These operations are mostly kept secret both for the safety of the refugees and migrants and for the activists who can face repercussions if they are suspected of helping them. For example, Dr Bownik, who recently spent six hours with a local activist group looking for a young Kurdish man who had reached the third stage of hypothermia, was asked to leave her previous role as a general practitioner by her then-boss at a clinic in Bielsk Podlaski.
Dr Bownik believes that although there are a lot of local people helping migrants and refugees, there are also many who believe them to be dangerous and would call the police if they spot any outside of the exclusion zone.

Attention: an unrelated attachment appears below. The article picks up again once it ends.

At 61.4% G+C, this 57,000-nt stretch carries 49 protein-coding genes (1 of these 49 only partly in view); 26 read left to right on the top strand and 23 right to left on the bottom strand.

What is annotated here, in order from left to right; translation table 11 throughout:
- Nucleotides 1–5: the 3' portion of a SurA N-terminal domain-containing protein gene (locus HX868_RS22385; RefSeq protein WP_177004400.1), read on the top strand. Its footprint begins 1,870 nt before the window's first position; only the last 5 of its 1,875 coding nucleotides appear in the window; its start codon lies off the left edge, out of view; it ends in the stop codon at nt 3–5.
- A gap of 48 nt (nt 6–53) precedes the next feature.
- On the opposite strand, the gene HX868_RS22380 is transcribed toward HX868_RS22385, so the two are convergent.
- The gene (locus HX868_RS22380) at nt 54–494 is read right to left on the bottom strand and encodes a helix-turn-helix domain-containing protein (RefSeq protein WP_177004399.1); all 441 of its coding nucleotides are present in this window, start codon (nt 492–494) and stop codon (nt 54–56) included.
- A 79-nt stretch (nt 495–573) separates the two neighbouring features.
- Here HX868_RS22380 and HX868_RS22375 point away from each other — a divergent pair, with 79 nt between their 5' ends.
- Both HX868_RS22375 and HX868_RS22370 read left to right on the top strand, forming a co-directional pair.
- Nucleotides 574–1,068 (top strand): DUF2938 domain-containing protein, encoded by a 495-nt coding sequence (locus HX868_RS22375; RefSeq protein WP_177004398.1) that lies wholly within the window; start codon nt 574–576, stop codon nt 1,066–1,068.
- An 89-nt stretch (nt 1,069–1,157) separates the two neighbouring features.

The right-wing Polish government’s rhetoric around migrants and refugees has been labelled Islamophobic and xenophobic by opposition politicians and large parts of the Polish media throughout the crisis. In a now-infamous press conference in late September, interior minister Mariusz Kamiński and defence minister Mariusz Błaszczak appeared to accuse migrants and refugees of paedophilia and zoophilia. They also claimed that a quarter of the people who were crossing the border “may have dangerous connections or have participated in illegal practices”.
Dagmara Sukiweicz, an English teacher who is Polish Tatar, a Muslim minority group that has existed in eastern Poland for more than 600 years, says that Islamophobia is a big problem in Poland. “I feel many people here don’t feel Muslims can be part of Polish communities,” she says.